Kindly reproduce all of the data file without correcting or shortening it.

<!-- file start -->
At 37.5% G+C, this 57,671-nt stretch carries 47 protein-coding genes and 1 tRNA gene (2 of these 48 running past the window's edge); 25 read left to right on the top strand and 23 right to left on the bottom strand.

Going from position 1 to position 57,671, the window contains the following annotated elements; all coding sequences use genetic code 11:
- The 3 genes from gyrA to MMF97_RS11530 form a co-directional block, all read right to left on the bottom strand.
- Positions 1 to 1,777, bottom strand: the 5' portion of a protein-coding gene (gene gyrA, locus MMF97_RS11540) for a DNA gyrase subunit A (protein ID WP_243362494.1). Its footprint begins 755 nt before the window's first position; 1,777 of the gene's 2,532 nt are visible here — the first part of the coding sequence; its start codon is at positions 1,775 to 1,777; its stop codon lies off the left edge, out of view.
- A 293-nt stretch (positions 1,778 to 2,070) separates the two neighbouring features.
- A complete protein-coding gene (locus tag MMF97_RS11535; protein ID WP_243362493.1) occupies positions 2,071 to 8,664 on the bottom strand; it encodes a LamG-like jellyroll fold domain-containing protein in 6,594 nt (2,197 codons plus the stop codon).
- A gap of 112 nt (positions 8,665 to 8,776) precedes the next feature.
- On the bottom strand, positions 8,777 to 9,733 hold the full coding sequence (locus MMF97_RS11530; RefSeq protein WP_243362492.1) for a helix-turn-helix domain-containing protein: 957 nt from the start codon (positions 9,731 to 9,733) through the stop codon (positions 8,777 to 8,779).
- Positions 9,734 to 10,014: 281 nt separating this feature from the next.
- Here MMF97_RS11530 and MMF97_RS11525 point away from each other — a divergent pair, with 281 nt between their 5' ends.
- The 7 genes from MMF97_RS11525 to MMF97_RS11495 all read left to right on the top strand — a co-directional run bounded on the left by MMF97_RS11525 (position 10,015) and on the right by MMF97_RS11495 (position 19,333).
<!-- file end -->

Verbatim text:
At 37.5% G+C, this 57,671-nt stretch carries 47 protein-coding genes and 1 tRNA gene (2 of these 48 running past the window's edge); 25 read left to right on the top strand and 23 right to left on the bottom strand.

Going from position 1 to position 57,671, the window contains the following annotated elements; all coding sequences use genetic code 11:
- The 3 genes from gyrA to MMF97_RS11530 form a co-directional block, all read right to left on the bottom strand.
- Positions 1 to 1,777, bottom strand: the 5' portion of a protein-coding gene (gene gyrA, locus MMF97_RS11540) for a DNA gyrase subunit A (protein ID WP_243362494.1). Its footprint begins 755 nt before the window's first position; 1,777 of the gene's 2,532 nt are visible here — the first part of the coding sequence; its start codon is at positions 1,775 to 1,777; its stop codon lies off the left edge, out of view.
- A 293-nt stretch (positions 1,778 to 2,070) separates the two neighbouring features.
- A complete protein-coding gene (locus tag MMF97_RS11535; protein ID WP_243362493.1) occupies positions 2,071 to 8,664 on the bottom strand; it encodes a LamG-like jellyroll fold domain-containing protein in 6,594 nt (2,197 codons plus the stop codon).
- A gap of 112 nt (positions 8,665 to 8,776) precedes the next feature.
- On the bottom strand, positions 8,777 to 9,733 hold the full coding sequence (locus MMF97_RS11530; RefSeq protein WP_243362492.1) for a helix-turn-helix domain-containing protein: 957 nt from the start codon (positions 9,731 to 9,733) through the stop codon (positions 8,777 to 8,779).
- Positions 9,734 to 10,014: 281 nt separating this feature from the next.
- Here MMF97_RS11530 and MMF97_RS11525 point away from each other — a divergent pair, with 281 nt between their 5' ends.
- The 7 genes from MMF97_RS11525 to MMF97_RS11495 all read left to right on the top strand — a co-directional run bounded on the left by MMF97_RS11525 (position 10,015) and on the right by MMF97_RS11495 (position 19,333).